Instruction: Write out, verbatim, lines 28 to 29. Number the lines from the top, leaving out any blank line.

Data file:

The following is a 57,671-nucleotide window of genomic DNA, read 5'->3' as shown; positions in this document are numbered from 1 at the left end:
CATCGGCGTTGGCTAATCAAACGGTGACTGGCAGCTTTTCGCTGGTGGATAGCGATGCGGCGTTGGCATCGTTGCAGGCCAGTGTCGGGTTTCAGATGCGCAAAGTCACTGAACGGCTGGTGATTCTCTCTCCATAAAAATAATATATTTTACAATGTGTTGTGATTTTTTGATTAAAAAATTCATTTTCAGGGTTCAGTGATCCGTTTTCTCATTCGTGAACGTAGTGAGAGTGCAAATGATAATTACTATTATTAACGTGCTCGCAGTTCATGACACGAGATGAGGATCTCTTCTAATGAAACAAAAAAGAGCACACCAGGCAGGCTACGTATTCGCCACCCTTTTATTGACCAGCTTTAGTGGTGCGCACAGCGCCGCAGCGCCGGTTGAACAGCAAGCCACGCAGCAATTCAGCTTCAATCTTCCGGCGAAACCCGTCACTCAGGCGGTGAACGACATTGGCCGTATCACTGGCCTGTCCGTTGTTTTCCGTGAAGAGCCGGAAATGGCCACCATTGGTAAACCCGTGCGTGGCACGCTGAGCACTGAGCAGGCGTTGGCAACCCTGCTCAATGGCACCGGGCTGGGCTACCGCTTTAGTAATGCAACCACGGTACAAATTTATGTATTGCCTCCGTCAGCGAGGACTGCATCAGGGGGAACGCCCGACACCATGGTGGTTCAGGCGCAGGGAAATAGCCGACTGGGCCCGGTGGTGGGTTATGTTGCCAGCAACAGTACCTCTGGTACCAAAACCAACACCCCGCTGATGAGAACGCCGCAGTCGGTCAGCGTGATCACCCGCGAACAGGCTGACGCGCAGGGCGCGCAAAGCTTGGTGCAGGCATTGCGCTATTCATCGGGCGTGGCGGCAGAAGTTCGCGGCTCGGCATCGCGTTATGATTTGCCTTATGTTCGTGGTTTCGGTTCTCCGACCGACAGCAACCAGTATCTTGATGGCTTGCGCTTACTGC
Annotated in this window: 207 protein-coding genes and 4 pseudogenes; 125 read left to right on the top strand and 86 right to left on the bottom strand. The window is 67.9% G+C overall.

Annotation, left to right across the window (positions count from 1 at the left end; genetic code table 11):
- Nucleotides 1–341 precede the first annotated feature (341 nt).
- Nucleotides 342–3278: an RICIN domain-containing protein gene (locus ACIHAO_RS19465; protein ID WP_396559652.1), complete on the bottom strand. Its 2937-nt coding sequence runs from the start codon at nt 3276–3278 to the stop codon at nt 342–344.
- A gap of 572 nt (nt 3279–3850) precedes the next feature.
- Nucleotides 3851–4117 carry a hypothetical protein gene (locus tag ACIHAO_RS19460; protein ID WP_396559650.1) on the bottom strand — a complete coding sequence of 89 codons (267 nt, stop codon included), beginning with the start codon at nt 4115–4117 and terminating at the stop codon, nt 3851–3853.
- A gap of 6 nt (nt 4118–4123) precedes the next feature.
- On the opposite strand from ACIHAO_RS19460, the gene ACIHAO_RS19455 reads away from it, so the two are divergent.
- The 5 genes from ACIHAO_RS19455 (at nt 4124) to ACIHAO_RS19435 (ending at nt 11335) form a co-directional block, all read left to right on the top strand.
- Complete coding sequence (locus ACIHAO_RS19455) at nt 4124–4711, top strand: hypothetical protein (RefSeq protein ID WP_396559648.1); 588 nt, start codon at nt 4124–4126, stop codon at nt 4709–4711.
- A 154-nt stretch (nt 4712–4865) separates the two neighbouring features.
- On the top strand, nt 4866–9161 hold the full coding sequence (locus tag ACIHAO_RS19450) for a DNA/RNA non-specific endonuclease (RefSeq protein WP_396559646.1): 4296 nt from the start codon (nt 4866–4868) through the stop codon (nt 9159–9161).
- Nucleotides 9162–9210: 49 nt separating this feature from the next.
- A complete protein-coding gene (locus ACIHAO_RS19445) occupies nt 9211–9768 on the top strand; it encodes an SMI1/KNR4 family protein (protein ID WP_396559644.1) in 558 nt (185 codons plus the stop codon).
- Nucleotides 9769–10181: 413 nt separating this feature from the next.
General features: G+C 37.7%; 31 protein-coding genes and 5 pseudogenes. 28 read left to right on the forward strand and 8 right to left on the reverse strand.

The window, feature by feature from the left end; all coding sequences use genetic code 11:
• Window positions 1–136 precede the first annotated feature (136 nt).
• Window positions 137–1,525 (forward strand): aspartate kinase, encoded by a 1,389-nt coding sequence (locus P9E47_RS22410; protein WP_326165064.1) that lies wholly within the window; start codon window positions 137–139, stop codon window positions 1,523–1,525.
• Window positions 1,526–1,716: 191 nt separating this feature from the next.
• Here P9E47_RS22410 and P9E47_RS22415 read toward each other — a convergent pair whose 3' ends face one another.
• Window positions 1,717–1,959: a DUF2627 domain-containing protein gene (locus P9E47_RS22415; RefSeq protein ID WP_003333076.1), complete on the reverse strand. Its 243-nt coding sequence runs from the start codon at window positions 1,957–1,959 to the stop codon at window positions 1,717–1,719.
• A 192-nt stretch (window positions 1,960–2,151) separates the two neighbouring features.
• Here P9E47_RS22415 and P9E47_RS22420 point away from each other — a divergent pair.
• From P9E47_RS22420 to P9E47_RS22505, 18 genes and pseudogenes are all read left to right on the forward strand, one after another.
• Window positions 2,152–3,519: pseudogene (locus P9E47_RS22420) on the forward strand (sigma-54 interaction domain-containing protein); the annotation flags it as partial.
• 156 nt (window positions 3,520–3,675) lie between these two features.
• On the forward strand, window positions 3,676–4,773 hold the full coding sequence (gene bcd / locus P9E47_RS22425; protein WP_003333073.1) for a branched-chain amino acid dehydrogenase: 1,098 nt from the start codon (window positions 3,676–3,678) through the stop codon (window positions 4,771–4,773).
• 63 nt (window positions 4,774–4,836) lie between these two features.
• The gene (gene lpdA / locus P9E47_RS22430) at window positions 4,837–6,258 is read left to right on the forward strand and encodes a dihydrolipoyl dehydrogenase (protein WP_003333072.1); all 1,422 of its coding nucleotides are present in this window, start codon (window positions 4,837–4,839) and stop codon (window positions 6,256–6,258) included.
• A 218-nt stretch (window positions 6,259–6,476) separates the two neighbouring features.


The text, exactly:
• Window positions 2,152–3,519: pseudogene (locus P9E47_RS22420) on the forward strand (sigma-54 interaction domain-containing protein); the annotation flags it as partial.
• 156 nt (window positions 3,520–3,675) lie between these two features.